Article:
The Spread of its Message: Studying the Prominence of al-Qaida Materials in UK Terrorism Investigations

Donald Holbrook

Abstract


Al-Qaida emphasises its ability to communicate its core message to those who might be sympathetic towards the group and its aims. Yet we have little sense of how this relationship, between al-Qaida as messenger, and potential sympathisers as message recipients, unfolds, especially in the West. To shed light on this question, this article analyses evidential materials from police counterterrorism investigations in the UK, exploring the way and extent to which al-Qaida-related materials have featured. The analysis identifies al-Qaida as one of the more prominent groups responsible for content found in these investigations but emphasises the overall heterogeneity of the extremist Islamist media content that has been discovered. The analysis also illustrates the importance of English-language content for this particular audience and the ability of prominent ideologies, especially Anwar al-Awlaki, to retain popularity and influence beyond his grave.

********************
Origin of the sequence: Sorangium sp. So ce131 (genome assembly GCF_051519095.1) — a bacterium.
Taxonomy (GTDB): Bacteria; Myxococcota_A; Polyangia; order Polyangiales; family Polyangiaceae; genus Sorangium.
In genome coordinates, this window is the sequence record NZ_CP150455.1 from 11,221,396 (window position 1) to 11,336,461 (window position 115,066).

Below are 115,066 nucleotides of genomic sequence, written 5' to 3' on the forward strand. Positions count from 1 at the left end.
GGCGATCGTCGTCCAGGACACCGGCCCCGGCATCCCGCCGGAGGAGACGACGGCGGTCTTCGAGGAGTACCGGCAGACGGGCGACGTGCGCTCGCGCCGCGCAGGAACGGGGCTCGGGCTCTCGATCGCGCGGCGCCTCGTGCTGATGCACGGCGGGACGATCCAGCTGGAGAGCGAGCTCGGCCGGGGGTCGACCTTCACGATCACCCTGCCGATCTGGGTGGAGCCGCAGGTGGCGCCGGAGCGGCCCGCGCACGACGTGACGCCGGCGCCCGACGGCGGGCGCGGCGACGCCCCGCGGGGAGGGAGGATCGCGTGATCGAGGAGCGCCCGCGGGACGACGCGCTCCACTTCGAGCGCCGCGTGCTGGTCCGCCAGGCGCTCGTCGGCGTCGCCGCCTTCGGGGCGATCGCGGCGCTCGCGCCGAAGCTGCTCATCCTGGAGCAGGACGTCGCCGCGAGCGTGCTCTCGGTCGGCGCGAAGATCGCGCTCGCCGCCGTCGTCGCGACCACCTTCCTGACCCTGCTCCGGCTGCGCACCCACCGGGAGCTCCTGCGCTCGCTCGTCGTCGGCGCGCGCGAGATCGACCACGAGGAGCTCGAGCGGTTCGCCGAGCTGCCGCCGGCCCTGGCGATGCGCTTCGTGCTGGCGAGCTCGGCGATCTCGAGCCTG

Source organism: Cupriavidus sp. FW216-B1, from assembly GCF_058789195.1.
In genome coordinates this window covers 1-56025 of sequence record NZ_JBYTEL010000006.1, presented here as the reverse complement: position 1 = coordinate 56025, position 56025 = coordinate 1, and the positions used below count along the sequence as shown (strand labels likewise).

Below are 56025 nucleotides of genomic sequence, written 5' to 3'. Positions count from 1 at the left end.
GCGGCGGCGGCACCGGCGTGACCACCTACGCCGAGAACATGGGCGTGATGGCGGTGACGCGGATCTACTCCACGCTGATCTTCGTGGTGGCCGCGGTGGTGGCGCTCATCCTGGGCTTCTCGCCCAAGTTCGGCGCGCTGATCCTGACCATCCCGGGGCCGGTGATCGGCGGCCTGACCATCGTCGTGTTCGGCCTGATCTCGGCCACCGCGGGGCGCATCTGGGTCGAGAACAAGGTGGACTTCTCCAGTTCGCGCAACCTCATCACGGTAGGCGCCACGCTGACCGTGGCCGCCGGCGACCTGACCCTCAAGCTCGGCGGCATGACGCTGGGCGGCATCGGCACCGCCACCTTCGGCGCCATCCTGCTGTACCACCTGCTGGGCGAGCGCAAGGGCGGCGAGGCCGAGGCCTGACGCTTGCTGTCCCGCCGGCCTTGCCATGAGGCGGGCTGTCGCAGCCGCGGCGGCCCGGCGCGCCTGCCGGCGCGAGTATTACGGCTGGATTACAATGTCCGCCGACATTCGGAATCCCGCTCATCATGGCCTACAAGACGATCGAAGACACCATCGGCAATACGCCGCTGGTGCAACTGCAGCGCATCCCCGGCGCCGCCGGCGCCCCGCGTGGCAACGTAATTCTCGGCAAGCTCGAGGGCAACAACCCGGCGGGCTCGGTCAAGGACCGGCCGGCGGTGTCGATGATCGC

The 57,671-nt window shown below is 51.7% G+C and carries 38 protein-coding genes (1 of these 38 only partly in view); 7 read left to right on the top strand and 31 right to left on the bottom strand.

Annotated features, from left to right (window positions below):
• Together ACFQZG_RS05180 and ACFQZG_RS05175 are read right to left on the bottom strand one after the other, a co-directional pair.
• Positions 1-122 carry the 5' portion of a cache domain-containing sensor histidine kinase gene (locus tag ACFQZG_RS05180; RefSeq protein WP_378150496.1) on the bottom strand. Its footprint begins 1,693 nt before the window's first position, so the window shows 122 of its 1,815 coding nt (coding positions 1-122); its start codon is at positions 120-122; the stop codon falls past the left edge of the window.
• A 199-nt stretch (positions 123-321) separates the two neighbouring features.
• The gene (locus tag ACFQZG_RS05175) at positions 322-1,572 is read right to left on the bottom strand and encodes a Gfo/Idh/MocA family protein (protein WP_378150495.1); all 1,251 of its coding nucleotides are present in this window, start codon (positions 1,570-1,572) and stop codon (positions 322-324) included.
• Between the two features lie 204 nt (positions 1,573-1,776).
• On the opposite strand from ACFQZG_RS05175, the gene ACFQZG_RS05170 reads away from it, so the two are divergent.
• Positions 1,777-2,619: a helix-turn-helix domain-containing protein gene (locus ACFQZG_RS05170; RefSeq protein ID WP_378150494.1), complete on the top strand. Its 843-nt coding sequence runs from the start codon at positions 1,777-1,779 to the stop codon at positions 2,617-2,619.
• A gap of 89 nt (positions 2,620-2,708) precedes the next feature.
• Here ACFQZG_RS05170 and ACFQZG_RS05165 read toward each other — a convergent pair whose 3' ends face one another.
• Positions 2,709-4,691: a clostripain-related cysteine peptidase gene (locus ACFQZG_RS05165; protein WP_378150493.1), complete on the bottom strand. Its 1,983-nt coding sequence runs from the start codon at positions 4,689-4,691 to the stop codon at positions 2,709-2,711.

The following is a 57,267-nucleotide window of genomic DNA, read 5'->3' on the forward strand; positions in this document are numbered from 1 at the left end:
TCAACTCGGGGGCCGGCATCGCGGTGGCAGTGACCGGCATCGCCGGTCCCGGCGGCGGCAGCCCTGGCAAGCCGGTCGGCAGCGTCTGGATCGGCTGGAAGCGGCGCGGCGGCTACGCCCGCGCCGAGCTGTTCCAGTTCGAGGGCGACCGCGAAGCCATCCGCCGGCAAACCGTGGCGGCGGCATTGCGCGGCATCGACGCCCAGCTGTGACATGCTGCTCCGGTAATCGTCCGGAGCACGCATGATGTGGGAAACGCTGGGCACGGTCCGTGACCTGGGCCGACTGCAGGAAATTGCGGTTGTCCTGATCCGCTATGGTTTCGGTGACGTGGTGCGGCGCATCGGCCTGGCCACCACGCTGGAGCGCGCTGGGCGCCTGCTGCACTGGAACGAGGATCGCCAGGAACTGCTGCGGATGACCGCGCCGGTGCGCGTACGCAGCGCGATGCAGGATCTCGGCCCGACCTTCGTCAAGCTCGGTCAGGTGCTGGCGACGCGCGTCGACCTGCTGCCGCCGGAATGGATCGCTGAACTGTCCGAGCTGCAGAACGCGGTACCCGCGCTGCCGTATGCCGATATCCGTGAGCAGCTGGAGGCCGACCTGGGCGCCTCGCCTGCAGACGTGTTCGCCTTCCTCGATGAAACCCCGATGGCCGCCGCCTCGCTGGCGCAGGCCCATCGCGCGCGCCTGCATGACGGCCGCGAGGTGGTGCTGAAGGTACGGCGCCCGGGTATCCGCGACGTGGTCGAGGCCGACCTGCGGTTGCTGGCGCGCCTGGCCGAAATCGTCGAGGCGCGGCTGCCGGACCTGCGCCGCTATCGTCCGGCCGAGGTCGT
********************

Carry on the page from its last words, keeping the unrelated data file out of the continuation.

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ENHANCING SECURITY THROUGH COLLABORATIVE RESEARCH

Perspectives on Terrorism is  a journal of the Terrorism Research Initiative and the Center for Terrorism and Security Studies

ISSN  2334-3745 (Online)

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